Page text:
Imagine me, aged twenty-three, in a cramped room with a tin roof, the only furnishings a collapsible aluminum table, a plastic lawn chair, and a ragged futon pressed against the far wall. Black rot blossoms along the molding, and every dog in the city barks at passersby who blink too loudly.
This is where I sleep.
This, too, is the place I start writing the novel I always told myself I’d write, the place where after my employment prospects on another continent have fallen through, I find myself with months of free time I didn’t anticipate I’d have.
This room is also where a pile of clothes, several feet high, has accumulated on the futon, long past due for a wash.
For weeks I’ve studied my Brazilian roommates as they’ve used the washing machine in the far corner of the kitchen, dutifully loading and unloading it before hanging their clothes to dry on the line. And yet, despite all of my study, I remain wary of the process.
I stop typing. It’s time, isn’t it? I need to overcome this nonsense.
After making sure I’m home alone, I heft my stack of clothes from the futon and deliver them to the washer. Clothes in. Detergent poured. Power on.
Oh. Is that all? How had I convinced myself the washing machines here were different? How had I allowed myself to spend months flummoxed by something so simple?
I return to typing. Fifteen minutes pass, perhaps longer. One of the city’s incessantly barking cachorros stirs me from the page. I glance up from my collapsible table.
I have flooded the entire first floor of the home.
I slosh my way across the tile, eager for a mop, for a bucket, for anything to purge the kitchen before one of my roommates returns. But it’d be a good idea to, I don’t know, maybe stop the wash cycle first, right?
So I do.
As the machine sighs, I peek into the alley where the washer water is normally expelled and—ha!—I knew there was a trick. The hose here is apparently coiled and returned inside between each wash, a critical detail I missed in my studies of the Brazilian Dança da Lavadora.
I uncoil the hose, cast it into the alley, and start the cycle again—I’ll still need clean clothes when this is all done, after all—and turn back to the kitchen to find that mop.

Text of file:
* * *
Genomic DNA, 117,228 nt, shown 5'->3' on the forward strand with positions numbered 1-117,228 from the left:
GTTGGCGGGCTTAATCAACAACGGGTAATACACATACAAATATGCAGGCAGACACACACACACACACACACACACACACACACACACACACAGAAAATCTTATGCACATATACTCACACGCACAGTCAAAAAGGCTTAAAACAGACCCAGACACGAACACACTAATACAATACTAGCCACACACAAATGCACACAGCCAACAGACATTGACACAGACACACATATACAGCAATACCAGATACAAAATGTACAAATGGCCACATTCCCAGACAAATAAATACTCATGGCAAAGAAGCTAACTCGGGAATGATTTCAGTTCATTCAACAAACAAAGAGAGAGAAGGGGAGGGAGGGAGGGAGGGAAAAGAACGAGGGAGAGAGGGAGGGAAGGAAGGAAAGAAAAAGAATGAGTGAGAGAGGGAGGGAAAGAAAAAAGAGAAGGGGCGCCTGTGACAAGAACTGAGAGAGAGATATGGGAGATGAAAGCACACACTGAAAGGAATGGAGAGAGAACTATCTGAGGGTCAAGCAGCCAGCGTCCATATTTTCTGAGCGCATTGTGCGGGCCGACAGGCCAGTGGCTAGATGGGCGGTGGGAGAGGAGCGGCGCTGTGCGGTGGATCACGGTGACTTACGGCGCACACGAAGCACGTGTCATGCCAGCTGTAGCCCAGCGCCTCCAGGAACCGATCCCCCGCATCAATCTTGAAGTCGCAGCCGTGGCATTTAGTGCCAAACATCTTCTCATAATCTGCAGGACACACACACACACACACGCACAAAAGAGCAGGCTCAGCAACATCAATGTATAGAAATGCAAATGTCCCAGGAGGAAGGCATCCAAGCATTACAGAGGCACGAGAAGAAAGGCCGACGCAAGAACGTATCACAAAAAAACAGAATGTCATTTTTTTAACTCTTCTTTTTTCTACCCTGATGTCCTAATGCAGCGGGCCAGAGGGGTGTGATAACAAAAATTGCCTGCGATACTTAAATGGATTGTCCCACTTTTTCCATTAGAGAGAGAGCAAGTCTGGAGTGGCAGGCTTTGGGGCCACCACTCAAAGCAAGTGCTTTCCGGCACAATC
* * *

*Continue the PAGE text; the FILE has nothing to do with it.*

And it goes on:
To my horror, one of my roommates stands in the back entryway, struck immobile by the scene.
“Você inundou a cozinha?” he asks.
I reply that sim, I have, in fact, flooded the kitchen. In this moment, I fear all is lost. Surely I will be booted from the house, left to fend for myself for the months remaining to me five thousand miles from home.
But no. My roommate laughs.
“É hora de ser Moisés.” He removes his sandals and nabs the push mop from the pantry. He tosses it to me and we play Moses—just as he suggested—parting the small sea I welcomed into our home and thrusting it into the alley with help from the mop.
For as mortified as I might have been at the time, I can’t help but laugh when I look back on this moment now (especially because I didn’t get kicked out as anticipated).
Here, years later, I think this incident is even more tied to writing than by the simple coincidence that I was writing when it occurred. Writing is, in many ways, like the prospect of using that washing machine.
We’ve used washing machines before. We’ve seen others use them. We know what we’re getting into.
Until we don’t.
It’s amazing how many unforeseen details there are to learn along the way, including minuscule matters of craft we didn’t know existed until long after we’ve flooded our pages with thousands of words we once viewed as the pinnacle of our writing prowess.
This is one of the reasons it’s frustrating when we receive feedback that forces us to confront reality: that there’s still so much we can do, that there’s much mopping to be done, that there are many more rounds of Moses impersonations ahead.
But in our hearts, we know we can write, so what gives?
Time. Time gives.
Learning. Learning gives.
Laughing. Laughing gives.
Often in writing, we grow afraid of the next—of writing the next page, of sending our pages sailing in the direction of early readers, of beginning the query process. Then, too, once we finally overcome those fears, we face rejection, less-than-graceful critiques, and other unexpected setbacks.
But that’s okay. Writing is far more like running a laundromat than it is like washing a single load. We need to give ourselves time to learn, time to practice, time to laugh with others at our silly typos and continuity errors.
So if you’re feeling about your writing how I felt about having flooded an entire floor—confused, ashamed, and unsure how you’ll go on living with yourself—know that progress can and is being made. Sometimes all we need is time, space, and a supportive community to help us realize when we’ve written a flooded kitchen versus a majestic, life-endowing lake.
And if we have written a flooded kitchen? That’s all right. We just need to get comfortable playing Moses along the way.